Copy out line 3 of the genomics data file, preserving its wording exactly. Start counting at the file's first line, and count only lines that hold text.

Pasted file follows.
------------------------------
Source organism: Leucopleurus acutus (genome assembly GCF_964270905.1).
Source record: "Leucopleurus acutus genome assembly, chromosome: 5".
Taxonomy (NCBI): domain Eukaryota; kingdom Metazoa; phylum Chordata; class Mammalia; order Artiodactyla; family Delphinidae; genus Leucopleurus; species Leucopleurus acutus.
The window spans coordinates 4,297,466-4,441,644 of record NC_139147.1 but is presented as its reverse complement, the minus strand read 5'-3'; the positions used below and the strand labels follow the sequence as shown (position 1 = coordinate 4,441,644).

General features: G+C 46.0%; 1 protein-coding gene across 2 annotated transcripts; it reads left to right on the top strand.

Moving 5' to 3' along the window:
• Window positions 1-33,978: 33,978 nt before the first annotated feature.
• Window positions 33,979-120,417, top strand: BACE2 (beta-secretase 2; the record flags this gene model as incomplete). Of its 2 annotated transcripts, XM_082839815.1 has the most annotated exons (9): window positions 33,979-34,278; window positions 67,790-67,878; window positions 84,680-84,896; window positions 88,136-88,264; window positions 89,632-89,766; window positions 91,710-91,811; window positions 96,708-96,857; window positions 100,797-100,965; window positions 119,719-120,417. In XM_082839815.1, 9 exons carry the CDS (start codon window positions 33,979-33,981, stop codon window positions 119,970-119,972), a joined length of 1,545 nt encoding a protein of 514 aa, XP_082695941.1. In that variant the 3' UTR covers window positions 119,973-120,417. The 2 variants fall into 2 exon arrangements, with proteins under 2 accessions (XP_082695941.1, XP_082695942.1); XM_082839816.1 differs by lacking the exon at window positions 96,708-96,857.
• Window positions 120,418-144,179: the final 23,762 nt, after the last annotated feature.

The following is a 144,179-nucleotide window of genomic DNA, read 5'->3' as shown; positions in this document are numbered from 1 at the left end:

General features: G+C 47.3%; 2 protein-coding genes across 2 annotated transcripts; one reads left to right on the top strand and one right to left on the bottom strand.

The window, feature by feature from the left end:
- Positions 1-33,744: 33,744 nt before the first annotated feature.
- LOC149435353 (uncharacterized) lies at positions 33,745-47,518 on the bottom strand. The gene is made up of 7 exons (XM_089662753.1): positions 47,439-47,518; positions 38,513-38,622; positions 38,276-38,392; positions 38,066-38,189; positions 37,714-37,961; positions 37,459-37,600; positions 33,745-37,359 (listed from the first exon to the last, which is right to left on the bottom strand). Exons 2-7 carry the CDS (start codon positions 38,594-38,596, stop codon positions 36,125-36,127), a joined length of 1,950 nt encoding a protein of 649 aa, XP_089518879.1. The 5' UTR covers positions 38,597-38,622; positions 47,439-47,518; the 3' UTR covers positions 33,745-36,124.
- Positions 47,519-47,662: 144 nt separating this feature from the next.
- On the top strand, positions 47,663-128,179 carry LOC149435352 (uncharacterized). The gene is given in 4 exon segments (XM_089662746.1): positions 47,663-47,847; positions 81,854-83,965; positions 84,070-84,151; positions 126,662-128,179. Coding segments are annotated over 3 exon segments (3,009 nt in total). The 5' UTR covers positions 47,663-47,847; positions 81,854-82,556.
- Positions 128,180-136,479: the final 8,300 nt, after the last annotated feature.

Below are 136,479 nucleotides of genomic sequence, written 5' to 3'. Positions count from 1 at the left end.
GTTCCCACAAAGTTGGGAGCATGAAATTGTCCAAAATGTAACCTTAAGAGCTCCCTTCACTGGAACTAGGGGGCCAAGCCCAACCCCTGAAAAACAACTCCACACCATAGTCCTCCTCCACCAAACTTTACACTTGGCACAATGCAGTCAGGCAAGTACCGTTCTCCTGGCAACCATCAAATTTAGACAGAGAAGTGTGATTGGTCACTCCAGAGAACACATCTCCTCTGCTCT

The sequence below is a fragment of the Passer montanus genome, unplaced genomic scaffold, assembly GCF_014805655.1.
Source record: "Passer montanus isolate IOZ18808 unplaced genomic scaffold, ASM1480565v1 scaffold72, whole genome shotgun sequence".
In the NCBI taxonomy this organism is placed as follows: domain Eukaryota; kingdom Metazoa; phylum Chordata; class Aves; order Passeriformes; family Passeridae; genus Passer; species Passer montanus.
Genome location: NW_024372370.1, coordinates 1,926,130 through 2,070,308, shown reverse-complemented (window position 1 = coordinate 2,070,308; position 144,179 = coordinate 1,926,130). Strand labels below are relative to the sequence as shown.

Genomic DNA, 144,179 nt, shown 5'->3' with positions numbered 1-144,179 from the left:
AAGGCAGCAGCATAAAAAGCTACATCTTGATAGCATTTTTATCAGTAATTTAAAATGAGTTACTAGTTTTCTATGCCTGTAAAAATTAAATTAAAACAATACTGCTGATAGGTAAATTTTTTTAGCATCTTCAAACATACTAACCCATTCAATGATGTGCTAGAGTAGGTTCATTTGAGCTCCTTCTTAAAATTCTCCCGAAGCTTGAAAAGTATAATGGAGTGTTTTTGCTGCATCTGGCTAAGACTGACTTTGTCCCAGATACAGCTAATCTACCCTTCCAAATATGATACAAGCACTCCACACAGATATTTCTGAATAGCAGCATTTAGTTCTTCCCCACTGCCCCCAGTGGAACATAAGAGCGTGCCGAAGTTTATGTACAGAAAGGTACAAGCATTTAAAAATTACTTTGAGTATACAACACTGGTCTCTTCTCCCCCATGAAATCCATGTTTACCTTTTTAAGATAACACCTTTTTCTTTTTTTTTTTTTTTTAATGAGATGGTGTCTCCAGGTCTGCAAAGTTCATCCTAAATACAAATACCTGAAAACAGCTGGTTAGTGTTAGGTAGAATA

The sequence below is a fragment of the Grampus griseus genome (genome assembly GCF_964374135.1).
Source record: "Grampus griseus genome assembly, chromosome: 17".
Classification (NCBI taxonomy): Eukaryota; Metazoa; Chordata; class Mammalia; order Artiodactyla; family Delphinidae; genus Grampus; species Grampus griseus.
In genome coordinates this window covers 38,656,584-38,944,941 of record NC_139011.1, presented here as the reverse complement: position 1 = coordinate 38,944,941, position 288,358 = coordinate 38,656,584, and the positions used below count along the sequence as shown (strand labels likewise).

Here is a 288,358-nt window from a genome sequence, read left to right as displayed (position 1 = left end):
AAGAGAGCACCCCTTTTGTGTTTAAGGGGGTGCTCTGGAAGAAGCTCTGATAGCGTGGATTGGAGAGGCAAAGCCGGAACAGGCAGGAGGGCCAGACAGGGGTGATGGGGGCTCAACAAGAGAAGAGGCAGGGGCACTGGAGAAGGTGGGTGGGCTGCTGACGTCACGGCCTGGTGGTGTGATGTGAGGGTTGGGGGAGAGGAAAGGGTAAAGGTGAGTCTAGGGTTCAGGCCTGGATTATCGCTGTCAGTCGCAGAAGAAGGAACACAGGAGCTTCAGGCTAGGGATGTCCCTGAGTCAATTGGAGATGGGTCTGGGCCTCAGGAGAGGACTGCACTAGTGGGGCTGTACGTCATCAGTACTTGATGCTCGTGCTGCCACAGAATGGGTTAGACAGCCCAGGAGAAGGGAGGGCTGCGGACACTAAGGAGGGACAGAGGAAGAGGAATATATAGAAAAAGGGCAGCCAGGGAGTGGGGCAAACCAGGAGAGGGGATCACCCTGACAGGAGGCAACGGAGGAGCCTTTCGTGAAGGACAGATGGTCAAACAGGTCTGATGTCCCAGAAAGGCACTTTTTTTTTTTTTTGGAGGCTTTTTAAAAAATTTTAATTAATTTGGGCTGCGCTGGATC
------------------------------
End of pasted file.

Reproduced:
Taxonomy (NCBI): domain Eukaryota; kingdom Metazoa; phylum Chordata; class Mammalia; order Artiodactyla; family Delphinidae; genus Leucopleurus; species Leucopleurus acutus.